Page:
Just two days after 10 people were killed at Sante Fe High School in Texas, incoming National Rifle Association president Oliver North spoke with Fox News on Sunday about what he perceives to be the root cause of school shootings. Here’s a hint: It’s not guns.
Fox News host Chris Wallace introduced the segment by showing North clips of traumatized Santa Fe High School students and asking how North would respond to students who “have come to expect shootings in their schools.”
“They shouldn't have to. They shouldn't be afraid to go to school. They shouldn't worry about the fact that they might not go home that night because some crazed person comes in with a firearm,” North responded.
North claimed the problem lies with medication. Specifically the overmedicating of young boys with Ritalin, a drug often used to treat disorders like ADHD. “The problem that we got is we are trying like the Dickens to treat the symptom without treating the disease, and the disease in this case isn't the Second Amendment,” he said. “They have been drugged in many cases. Nearly all of these perpetrators are male and they are young teenagers in most cases.”
He went on to add that a culture of violence portrayed by various forms of media is also to blame for these shootings. “And they have come through a culture where violence is commonplace. All you need to do is turn on the TV, go to a movie,” North continued. “If you look at what has happened to the young people, many of these young boys have been on Ritalin since they were in kindergarten.”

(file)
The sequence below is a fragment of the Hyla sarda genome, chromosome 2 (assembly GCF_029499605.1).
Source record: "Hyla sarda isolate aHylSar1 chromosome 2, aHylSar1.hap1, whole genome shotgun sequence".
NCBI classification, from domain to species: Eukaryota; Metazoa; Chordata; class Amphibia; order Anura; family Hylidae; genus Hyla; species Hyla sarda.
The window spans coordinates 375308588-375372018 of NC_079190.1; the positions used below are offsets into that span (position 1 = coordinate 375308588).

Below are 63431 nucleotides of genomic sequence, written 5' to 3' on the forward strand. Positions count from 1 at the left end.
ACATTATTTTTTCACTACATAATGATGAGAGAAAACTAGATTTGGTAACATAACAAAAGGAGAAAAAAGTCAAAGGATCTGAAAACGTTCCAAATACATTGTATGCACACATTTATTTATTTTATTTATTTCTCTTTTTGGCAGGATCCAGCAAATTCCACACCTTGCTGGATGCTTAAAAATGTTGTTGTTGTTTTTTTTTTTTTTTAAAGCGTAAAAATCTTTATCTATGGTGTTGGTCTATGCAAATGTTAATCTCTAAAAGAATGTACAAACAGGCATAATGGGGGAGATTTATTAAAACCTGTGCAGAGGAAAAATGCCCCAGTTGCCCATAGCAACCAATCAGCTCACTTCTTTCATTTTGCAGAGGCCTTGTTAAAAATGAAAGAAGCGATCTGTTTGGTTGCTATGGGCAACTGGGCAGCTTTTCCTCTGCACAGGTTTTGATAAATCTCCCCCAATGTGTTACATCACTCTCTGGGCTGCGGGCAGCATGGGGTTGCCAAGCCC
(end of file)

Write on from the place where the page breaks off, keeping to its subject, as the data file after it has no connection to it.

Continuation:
It’s currently unclear if the Santa Fe shooter, suspected to be 17-year-old Dimitros Pagourtzis, was ever prescribed Ritalin or diagnosed with ADD or ADHD. What is clear is that guns were used to kill students and faculty on Friday in one of more than a dozen school shootings that have taken place in 2018. The deadliest of them was the Parkland shooting, which left 17 dead on Feb. 14.
North’s comments echo an earlier sentiment by NRA spokeswoman Dana Loesch, who blamed the media for the shooting on Saturday. “[The media] has got to stop creating more of these monsters by oversaturation,” she said on NRATV.
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